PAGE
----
Sometimes it’s the small touches that make the biggest difference when you’re in the kitchen. Here are some simple tips from America’s Test Kitchen for prepping, cooking and seasoning designed to boost flavour in everyday cooking.
These tips are excerpted from The America’s Test Kitchen New Family Cookbook
1. Don’t Prepare Garlic and Onions in Advance
Chopping garlic and onions releases sharp odours and strong flavours that become overpowering with time, so it’s best to cut them at the last minute. Soaking sliced or chopped onions in a solution of bicarb soda and water (1 tablespoon per cup of water) tames their pungency for raw applications; just be sure to rinse them thoroughly before using.
2. Don’t Seed Tomatoes
The seeds and surrounding “jelly” contain most of the flavour, so don’t seed tomatoes unless called for in a recipe where excess moisture will ruin a dish.
3. Keep Fats Tasting Fresh
The fats in butter, oils, and nuts can go rancid and impart off-flavours to your cooking. Minimise their exposure to oxygen and light to slow down this process. Store butter and nuts in the freezer, keep nut oils in the fridge, and store vegetable oils in a dark pantry.
4. Strike Only When The Pan Is Hot
The temperature of the cooking surface will drop the minute food is added, so don’t rush the preheating step at the start of most sautés. Wait for the oil to shimmer when cooking vegetables. When cooking proteins, wait until you see the first wisps of smoke rise from the oil.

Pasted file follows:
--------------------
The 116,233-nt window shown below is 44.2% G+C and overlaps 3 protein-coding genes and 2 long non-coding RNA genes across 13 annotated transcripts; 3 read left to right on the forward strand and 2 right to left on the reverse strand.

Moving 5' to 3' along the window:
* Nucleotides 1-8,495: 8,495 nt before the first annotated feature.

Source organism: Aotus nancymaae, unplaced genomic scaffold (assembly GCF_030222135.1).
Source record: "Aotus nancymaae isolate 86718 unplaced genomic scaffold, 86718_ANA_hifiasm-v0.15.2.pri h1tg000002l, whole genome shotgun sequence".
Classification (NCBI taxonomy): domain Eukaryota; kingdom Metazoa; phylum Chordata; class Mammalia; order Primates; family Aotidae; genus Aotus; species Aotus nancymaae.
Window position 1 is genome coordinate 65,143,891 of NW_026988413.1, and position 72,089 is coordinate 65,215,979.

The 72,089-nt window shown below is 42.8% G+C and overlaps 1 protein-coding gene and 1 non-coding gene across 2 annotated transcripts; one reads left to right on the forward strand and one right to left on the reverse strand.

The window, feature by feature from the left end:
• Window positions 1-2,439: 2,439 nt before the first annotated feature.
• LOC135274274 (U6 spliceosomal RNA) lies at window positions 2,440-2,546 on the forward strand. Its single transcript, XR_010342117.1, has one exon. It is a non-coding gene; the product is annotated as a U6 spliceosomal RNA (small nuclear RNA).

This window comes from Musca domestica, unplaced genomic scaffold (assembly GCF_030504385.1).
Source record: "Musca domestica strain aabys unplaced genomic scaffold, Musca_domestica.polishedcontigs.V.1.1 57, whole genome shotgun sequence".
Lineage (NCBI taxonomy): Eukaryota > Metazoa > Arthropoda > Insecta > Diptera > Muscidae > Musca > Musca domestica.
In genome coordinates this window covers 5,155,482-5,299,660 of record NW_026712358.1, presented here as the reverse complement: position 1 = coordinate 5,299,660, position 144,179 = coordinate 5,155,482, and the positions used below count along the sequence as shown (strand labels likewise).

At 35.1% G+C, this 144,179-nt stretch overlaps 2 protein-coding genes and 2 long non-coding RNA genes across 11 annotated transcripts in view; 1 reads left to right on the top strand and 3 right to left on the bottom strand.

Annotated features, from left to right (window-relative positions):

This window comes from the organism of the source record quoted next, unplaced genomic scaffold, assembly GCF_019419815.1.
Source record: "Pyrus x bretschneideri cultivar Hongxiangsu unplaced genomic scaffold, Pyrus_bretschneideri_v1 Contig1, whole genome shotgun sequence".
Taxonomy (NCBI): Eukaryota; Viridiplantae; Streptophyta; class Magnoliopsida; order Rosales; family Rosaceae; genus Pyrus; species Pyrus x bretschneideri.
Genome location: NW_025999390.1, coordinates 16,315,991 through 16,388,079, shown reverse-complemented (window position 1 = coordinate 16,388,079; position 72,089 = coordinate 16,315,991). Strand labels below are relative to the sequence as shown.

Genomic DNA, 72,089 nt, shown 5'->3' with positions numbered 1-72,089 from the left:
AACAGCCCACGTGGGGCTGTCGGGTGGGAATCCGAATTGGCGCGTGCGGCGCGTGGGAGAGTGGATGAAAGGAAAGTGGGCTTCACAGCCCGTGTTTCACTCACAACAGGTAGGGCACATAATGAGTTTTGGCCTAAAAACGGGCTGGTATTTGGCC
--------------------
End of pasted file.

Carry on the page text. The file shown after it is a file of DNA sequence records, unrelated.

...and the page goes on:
5. Never Discard The Fond
Those caramelised browned bits that stick to the bottom of the pan after cooking are packed with savoury flavour. Deglaze the hot pan with liquid (wine, broth, or juice) and scrape the bits free with a wooden spoon to incorporate the fond into sauces, soups or stews.
6. Season With Sugar, Too
Browned food tastes better, and the best way to accelerate this process is with a pinch of sugar sprinkled on lean proteins (chicken and seafood) or vegetables.
7. Bloom Spices And Dried Herbs In Fat
To intensify the flavour of ground spices and dried herbs, cook them for a minute or two in a little butter or oil before adding liquid to the pan. If the recipe calls for sautéing aromatics (like onions), add the spices to the fat in the pan when the vegetables are nearly cooked.
8. Brown Breads, Pies And Pastries
Browning equals flavour, so don’t take breads, pies, or even cakes out of the oven until the exterior is deep golden brown. We bake all pies in a glass plate so we can track colour development. When working with puff pastry or other flaky dough on a baking sheet, we lift up the bottom of individual pieces and look for even browning.
9. Add a Little Umami Or Savouriness
Soy sauce and anchovies contain high levels of glutamates, which give dishes a savoury, meaty boost. Add a teaspoon or two of soy sauce to chilli, or cook a few minced anchovies along with the vegetables in a soup or stew.
10. Incorporate Fresh Herbs At The Right Time
Add hardy herbs like thyme, rosemary, oregano, sage, and marjoram to dishes early in the cooking process; this way, they release maximum flavour while ensuring that their texture will be less intrusive. Save delicate herbs like parsley, coriander, tarragon, chives and basil for the last minute, or they will lose their fresh flavour and bright colour.
10 Simple Tips to Make Food Taste Better [America’s Test Kitchen]
The test kitchen team spent more than a year rebuilding our classic landmark family cookbook from the ground up, continuing its quest to create the absolute best versions of recipes everyone counts on. The America’s Test Kitchen New Family Cookbook contains more than 1100 new recipes accompanied by new photography and a brand-new package.
Illustration by Natykach Nataliia (Shutterstock). Photos by America’s Test Kitchen.